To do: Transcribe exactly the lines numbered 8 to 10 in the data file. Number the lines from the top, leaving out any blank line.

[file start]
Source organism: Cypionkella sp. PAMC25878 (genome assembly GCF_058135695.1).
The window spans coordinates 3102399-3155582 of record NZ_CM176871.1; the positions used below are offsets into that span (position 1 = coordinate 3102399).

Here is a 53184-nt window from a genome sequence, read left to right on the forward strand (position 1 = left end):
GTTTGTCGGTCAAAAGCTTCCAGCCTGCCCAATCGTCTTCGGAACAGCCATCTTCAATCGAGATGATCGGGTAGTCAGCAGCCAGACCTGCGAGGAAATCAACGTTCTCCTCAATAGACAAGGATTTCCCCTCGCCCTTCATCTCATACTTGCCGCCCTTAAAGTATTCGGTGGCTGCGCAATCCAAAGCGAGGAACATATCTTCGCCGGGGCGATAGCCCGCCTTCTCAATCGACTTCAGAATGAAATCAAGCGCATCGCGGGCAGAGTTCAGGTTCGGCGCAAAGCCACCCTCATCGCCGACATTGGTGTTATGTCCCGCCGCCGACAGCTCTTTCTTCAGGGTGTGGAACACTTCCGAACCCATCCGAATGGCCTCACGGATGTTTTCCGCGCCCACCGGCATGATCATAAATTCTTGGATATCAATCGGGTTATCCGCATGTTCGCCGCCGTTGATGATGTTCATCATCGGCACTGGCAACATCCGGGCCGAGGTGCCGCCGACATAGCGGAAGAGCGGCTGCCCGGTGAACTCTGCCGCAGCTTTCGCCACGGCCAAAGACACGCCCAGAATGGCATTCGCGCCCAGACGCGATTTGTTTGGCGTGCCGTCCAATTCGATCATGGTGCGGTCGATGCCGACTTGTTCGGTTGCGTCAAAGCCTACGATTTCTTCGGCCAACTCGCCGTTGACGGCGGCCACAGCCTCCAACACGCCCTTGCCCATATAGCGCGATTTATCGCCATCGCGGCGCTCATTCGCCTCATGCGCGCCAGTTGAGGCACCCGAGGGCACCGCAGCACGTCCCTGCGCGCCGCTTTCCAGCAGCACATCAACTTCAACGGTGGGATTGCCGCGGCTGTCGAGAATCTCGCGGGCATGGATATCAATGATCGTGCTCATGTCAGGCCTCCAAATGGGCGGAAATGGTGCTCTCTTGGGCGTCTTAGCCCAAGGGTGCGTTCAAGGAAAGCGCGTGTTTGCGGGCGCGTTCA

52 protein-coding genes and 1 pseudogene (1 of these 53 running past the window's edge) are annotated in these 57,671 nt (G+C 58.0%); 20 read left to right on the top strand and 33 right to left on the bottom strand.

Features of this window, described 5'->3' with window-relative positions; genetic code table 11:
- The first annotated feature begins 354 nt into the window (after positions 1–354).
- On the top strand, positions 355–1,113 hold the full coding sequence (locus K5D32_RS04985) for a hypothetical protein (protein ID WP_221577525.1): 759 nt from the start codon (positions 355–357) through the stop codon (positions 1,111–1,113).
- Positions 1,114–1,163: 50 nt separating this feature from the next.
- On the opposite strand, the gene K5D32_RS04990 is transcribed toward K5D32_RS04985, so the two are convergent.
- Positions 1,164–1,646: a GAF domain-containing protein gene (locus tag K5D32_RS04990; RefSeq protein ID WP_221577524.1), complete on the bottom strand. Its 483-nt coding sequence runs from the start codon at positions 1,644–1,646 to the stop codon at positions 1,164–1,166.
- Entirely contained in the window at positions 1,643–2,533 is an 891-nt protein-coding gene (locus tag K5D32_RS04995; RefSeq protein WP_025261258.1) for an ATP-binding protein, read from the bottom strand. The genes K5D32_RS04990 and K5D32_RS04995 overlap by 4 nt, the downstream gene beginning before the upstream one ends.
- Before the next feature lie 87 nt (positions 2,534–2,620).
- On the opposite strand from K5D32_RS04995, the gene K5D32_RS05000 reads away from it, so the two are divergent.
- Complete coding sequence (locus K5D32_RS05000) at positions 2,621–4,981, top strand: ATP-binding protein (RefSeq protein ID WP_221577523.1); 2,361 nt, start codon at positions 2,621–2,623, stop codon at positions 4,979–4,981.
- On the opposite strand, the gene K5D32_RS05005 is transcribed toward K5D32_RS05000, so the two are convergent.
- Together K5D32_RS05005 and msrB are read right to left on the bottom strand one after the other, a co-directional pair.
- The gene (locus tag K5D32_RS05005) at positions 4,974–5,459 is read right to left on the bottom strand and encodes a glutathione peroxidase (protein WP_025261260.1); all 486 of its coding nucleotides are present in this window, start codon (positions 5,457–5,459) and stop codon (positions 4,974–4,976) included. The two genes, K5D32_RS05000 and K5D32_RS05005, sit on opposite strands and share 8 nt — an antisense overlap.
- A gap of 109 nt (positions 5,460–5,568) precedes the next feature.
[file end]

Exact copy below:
- On the top strand, positions 355–1,113 hold the full coding sequence (locus K5D32_RS04985) for a hypothetical protein (protein ID WP_221577525.1): 759 nt from the start codon (positions 355–357) through the stop codon (positions 1,111–1,113).
- Positions 1,114–1,163: 50 nt separating this feature from the next.
- On the opposite strand, the gene K5D32_RS04990 is transcribed toward K5D32_RS04985, so the two are convergent.